512px-Adult_Female_Black_Widow HerjMarway 14 Jan

It is claims of the second sort in particular that root some of my research into women and violence. I focus on how violent behaviour is often associated with men (when we think about violent crime and paedophiles and domestic abusers, many of us automatically assume the perpetrator is a man). Yet women are violent too (just recently there have been reports on female gang members, murderers  , child abusers , and even – so the internet tells me! – a storyline on an abusive relationship in Coronation Street .

A more extreme case of female violence that I look at is that of the suicide bomber, of which there are also numerous examples, including one just a few months ago in Russia. Since women are not expected to be violent, there are usually excuses or justifications presented about the bombers – they were coerced, manipulated, deranged, bereaved . Though male bombers can be attributed similar ‘reasons’, violence is within the suite of possible male behaviour and so suicide bombing is regarded as a possible (albeit extreme) act for men to carry out (Eager, 2008). But, as women are considered far more passive, all these ‘reasons’ end up perpetuating the myth of the non-violent ‘nature’ of women (Elshtain, 1995; Sjoberg, 2010). Moreover, they do so by detracting from the women’s agency (their ability to act upon the world) (Sjoberg and Gentry, 2007) and autonomy (their capacity for self-governance). In other words, these labels cast the female bombers as incapable of carrying out violence, and this in part sustains the view that only men can be violent (‘she can’t really have wanted to be a bomber – because women are peaceful – and only did it because she was coerced/manipulated/deranged/bereaved’).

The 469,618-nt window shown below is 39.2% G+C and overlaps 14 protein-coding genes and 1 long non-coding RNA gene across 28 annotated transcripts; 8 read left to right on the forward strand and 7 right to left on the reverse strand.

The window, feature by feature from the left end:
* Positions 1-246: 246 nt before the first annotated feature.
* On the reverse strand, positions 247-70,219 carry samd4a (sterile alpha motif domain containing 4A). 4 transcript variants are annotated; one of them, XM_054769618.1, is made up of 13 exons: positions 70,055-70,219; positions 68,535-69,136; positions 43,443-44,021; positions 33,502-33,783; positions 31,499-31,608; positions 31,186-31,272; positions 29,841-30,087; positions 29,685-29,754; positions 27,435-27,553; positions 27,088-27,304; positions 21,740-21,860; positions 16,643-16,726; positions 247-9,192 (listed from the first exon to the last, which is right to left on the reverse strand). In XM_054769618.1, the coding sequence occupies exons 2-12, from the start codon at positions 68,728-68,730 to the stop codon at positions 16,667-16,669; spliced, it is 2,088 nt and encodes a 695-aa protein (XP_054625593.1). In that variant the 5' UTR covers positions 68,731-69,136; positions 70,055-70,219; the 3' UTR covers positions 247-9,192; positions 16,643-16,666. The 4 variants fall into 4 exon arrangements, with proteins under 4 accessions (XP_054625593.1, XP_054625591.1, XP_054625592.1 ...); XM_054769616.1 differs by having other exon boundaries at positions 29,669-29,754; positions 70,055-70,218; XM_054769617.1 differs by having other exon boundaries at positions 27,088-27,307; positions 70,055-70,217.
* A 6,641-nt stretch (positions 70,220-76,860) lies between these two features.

You might think why is it so important that women be considered capable of violence? One reason is because of the concerns around whether women are persons yet. Women are often regarded not as subjects or agents but – as Simone de Beauvoir put it – as ‘other’ (characterised in opposition to men). In the non-violent example above, since assertiveness is recognised as a male trait rather than a female – or better – a neutral one, any attempt by a woman to be bullish is rationalised (she’s a ‘bitch’ or not feminine); in short, neither a man nor a ‘proper’ woman. Derogatory labels that ‘explain’ assertiveness by a woman will continue if we don’t challenge false assumptions about what women (and men) can and should be. Likewise, in cases of violent women, the women are not-men (who can ‘legitimately’ be violent) and not-women (since they’re not peaceful); neither persons nor women. If we care about moving away from gendered stereotypes like these then rectifying who we perceive to be violent actors deserves our attention.

In my work, I aim to go a little way towards this goal by exploring models of autonomy and devising better ways of capturing self-rule. In particular, I reject the ‘liberal’ notion of autonomy that depends on a detached and disconnected understanding of the self and favour a ‘relational’ approach that is based on an attached and connected self. I demonstrate ways in which all persons are constrained, including female suicide bombers but also the New York banker, as well as you and I, and that relational autonomy more persuasively recognises this for everyone and so can better recognise it for the bombers too. In sum, the claim is that men and women, rich and poor, white and black – not just some people – are limited in various ways and their autonomy is limited too, but this does not mean they are not self-governing. In so doing, we can start to redress incorrect assumptions about all of us.

Useful links:

Female Suicide Bombers: recognising media’s gendered descriptions of women’s violence- Merkel

Female suicide bombers: A global trend? – Bloom

Suicide Bombers as Women Warriors- Berkowitz

Male and Female suicide bombers different sexes, different reasons? – Jacques & Taylor

Female suicide bomber blamed for Russian blast

Black widow suicide bomber strikes at Russian Station- Ruggio

Female suicide bombers- dying for equality?

The mind of a female suicide bomber- Ghosh

Image Source

Image: Black Widow Spider: By Shenrich91 (Own work) [CC-BY-SA-3.0 (, via Wikimedia Commons